It has been great to welcome the children back after the Christmas break. But we know it's hard to get back into a routine again after having such a lovely time at home.
To help children who struggle with change to transition back into embracing and enjoying school we have been involved in some really fun activities in the Nurture sessions.
here are just a few photos to show you the wide range of things we do.
For some Year 5 children with medium to high sensory needs we had fun making food out of air dry dough.
Sensory activities are a great way to support anxious children and children struggling to manage big emotions or overwhelming circumstances. We are never too old to enjoy the pleasure of malleable materials such as dough, clay, putty or slime.
We also made tactile fabric and wool letters and spiders webs with other children.
One child even made a dough PS5 whilst another stayed with the food theme and made a Beef burger.
MAKING CHRISTMAS BAUBLES
The children I see weekly have had a great time making baubles to hang on their trees at home. They have carefully chosen what to put inside and which materials to use.
On Friday 22nd October we are going to raise money for Winston's Wish, a charity that supports grieving children and we are hoping to raise a little money for our own decorative memory garden here at school. We have also installed a memory Tree in the main corridor. We felt this was a lovely way for the children to be able to add a tag to the tree in memory of a loved one with a little message. The children will be arriving in wellies and non-uniform tomorrow and donating £1.00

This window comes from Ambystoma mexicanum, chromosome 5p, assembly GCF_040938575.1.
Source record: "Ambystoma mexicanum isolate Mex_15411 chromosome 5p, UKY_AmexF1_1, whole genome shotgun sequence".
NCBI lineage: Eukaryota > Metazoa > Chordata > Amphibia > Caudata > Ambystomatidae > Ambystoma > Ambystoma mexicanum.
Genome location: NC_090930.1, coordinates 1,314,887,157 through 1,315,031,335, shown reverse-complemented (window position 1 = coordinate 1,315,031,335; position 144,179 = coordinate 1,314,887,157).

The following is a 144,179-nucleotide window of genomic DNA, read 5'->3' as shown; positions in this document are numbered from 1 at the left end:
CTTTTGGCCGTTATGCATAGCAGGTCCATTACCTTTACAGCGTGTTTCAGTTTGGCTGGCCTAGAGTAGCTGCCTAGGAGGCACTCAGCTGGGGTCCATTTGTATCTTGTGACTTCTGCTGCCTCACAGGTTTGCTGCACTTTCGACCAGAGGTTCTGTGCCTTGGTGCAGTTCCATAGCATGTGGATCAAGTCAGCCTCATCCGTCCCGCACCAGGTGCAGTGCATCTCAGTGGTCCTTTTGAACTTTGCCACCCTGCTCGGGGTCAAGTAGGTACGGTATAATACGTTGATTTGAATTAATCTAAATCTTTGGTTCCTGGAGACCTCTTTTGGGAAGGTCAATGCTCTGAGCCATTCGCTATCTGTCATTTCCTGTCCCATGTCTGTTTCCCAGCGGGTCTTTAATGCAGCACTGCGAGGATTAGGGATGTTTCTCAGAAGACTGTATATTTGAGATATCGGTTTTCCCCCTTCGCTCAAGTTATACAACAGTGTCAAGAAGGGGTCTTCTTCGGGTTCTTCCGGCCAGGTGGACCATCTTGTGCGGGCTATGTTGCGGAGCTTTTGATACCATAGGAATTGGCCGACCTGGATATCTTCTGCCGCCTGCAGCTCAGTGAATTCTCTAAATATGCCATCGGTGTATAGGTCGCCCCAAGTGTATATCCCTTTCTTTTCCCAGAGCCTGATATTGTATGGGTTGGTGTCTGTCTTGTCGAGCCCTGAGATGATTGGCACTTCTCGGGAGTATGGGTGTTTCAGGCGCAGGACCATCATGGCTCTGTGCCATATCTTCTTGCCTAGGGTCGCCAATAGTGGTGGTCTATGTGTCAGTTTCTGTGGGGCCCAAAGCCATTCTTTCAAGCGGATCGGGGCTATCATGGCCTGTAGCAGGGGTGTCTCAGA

We are also running a design a pair of wellies competition and there are prizes for nominated designs from each class and a special prize for the best staff pair of wellies.
THANK YOU IN ADVANCE FOR YOUR SUPPORT!
TERM 1 NURTURE ACTIVITIES
As we approach the end of term and to celebrate working so hard we have been enjoying some fun Halloween activities. The children have decorated pumpkin biscuits, made decorated pumpkins and jeweled skeleton heads. The children were delighted to participate in "fun, down-time " sessions. The children also always receive huge benefit from sensory activities.
Research shows that sensory play builds nerve connections in the brain's pathways , which lead to the child's ability to complete more complex learning tasks. Sensory play supports language development, cognitive growth, fine and motor skills, problem solving skills and social interaction.
Some of the Year 5 girls have been making posters to remind them of how they can find CALM when feeling overwhelmed, stressed or worried. What do you think to their CALM posters? They all have different things that can help them to find their inner calm.
Nurture at Westgate forms a fundamental part of our values and beliefs.